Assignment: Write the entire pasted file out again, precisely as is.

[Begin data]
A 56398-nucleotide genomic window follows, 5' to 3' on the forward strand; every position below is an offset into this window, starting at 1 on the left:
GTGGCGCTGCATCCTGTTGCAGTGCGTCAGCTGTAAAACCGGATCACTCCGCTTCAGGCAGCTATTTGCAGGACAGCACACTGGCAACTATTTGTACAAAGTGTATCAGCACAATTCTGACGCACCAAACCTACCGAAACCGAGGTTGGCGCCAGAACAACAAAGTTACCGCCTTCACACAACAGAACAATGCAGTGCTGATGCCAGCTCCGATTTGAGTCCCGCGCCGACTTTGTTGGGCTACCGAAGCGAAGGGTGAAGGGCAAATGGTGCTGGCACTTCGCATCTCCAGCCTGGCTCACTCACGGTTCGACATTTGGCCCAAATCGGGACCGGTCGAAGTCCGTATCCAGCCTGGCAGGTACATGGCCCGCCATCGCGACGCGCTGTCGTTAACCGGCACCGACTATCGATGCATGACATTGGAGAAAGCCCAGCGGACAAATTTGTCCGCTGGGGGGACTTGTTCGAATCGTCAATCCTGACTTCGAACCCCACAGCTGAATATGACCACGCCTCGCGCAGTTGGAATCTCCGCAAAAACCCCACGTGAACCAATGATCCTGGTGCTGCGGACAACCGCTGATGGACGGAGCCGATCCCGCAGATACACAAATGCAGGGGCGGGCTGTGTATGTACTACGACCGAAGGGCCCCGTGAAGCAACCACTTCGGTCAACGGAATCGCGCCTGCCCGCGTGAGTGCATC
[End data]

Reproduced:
A 56398-nucleotide genomic window follows, 5' to 3' on the forward strand; every position below is an offset into this window, starting at 1 on the left:
GTGGCGCTGCATCCTGTTGCAGTGCGTCAGCTGTAAAACCGGATCACTCCGCTTCAGGCAGCTATTTGCAGGACAGCACACTGGCAACTATTTGTACAAAGTGTATCAGCACAATTCTGACGCACCAAACCTACCGAAACCGAGGTTGGCGCCAGAACAACAAAGTTACCGCCTTCACACAACAGAACAATGCAGTGCTGATGCCAGCTCCGATTTGAGTCCCGCGCCGACTTTGTTGGGCTACCGAAGCGAAGGGTGAAGGGCAAATGGTGCTGGCACTTCGCATCTCCAGCCTGGCTCACTCACGGTTCGACATTTGGCCCAAATCGGGACCGGTCGAAGTCCGTATCCAGCCTGGCAGGTACATGGCCCGCCATCGCGACGCGCTGTCGTTAACCGGCACCGACTATCGATGCATGACATTGGAGAAAGCCCAGCGGACAAATTTGTCCGCTGGGGGGACTTGTTCGAATCGTCAATCCTGACTTCGAACCCCACAGCTGAATATGACCACGCCTCGCGCAGTTGGAATCTCCGCAAAAACCCCACGTGAACCAATGATCCTGGTGCTGCGGACAACCGCTGATGGACGGAGCCGATCCCGCAGATACACAAATGCAGGGGCGGGCTGTGTATGTACTACGACCGAAGGGCCCCGTGAAGCAACCACTTCGGTCAACGGAATCGCGCCTGCCCGCGTGAGTGCATC